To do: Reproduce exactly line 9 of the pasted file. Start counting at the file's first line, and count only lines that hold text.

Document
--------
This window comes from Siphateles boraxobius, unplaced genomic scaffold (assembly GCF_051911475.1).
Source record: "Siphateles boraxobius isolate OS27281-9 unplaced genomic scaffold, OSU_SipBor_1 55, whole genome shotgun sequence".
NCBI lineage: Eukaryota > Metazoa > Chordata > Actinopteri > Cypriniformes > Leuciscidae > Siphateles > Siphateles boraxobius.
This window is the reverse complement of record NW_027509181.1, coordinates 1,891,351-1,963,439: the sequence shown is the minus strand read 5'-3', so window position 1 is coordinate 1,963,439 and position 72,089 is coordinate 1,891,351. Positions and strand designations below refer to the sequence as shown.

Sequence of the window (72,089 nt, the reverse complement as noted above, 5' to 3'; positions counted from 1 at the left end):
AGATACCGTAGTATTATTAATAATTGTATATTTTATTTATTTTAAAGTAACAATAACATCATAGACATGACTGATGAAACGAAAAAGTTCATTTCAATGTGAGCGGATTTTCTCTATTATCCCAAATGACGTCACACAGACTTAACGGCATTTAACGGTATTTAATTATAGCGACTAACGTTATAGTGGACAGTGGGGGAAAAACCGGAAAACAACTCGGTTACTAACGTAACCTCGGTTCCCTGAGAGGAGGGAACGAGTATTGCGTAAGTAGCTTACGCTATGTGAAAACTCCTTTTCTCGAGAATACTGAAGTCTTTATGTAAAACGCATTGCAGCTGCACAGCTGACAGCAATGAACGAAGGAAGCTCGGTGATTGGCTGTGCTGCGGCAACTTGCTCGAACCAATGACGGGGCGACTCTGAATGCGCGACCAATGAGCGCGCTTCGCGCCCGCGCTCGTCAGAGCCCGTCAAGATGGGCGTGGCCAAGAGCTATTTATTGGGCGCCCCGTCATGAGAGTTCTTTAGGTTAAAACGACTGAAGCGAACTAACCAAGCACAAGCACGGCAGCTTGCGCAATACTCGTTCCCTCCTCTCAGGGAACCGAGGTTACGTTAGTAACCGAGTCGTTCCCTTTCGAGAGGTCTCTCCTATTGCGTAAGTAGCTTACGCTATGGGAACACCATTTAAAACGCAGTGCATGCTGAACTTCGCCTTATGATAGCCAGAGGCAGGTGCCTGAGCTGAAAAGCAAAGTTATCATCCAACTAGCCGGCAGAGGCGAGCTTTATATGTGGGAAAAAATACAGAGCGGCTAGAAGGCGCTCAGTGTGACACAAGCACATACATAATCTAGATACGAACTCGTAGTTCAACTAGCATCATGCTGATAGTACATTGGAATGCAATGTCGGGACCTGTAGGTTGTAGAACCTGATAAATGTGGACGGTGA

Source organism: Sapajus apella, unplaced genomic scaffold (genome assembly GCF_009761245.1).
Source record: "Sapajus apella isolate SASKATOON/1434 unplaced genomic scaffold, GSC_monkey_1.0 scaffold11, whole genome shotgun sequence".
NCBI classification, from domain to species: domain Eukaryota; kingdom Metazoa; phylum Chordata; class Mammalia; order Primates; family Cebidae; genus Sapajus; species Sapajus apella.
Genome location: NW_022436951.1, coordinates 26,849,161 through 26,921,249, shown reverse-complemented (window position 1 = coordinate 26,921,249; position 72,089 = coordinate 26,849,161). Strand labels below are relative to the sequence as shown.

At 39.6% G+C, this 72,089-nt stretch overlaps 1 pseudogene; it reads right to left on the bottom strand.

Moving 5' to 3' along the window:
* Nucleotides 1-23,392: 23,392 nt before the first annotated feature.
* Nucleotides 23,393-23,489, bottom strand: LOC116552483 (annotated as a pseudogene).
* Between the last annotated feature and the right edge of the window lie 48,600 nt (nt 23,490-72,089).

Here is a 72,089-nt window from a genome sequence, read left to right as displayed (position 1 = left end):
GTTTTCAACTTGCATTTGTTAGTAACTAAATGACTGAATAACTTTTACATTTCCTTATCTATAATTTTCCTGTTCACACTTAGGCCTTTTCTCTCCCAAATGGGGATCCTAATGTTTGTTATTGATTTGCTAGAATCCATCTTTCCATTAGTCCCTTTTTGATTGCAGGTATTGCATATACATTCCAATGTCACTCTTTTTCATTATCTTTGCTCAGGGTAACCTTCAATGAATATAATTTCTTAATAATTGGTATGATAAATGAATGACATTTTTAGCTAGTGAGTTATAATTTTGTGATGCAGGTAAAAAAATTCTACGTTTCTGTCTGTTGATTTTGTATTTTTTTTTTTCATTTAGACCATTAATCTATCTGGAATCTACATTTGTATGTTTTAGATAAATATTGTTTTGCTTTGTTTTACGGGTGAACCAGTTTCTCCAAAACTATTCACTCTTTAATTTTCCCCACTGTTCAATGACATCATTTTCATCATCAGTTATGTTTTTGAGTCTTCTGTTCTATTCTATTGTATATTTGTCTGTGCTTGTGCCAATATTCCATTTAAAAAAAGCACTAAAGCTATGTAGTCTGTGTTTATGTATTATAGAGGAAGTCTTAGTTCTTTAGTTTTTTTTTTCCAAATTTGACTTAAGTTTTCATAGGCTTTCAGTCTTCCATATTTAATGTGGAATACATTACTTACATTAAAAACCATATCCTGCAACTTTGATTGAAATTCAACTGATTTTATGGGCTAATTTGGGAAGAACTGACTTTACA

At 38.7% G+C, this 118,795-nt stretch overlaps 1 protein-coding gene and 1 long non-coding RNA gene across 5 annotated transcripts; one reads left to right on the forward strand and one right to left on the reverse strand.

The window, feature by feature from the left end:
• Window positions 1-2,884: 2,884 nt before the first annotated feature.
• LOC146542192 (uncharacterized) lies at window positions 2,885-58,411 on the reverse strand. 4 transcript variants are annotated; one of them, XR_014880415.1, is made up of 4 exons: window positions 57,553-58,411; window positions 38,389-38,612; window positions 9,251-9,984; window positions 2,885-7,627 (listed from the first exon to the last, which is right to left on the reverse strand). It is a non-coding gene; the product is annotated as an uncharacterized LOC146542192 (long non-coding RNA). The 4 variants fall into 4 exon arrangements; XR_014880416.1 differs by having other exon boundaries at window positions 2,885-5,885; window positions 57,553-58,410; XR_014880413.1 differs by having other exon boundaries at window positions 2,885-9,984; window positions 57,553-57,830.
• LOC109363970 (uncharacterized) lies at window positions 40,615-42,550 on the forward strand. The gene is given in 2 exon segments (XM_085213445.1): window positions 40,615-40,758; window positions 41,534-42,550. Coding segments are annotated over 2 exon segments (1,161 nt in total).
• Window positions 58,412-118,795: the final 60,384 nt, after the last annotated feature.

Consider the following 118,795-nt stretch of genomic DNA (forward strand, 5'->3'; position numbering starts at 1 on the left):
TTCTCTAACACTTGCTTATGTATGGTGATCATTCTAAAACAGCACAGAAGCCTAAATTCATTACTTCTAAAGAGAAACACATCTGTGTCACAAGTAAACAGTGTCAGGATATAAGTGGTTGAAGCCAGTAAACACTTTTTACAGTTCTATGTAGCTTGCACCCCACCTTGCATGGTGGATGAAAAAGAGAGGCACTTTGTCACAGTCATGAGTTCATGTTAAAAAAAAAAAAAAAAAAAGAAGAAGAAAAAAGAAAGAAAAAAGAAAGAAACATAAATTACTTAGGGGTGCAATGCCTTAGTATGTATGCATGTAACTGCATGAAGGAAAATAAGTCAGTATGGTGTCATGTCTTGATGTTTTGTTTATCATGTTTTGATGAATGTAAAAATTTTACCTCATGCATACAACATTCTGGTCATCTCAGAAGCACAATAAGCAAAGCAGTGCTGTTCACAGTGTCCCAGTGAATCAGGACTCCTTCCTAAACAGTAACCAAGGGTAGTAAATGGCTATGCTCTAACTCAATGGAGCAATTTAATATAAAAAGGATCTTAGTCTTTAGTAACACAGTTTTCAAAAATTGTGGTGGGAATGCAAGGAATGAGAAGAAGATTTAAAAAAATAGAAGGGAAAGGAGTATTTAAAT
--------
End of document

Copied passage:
NCBI classification, from domain to species: domain Eukaryota; kingdom Metazoa; phylum Chordata; class Mammalia; order Primates; family Cebidae; genus Sapajus; species Sapajus apella.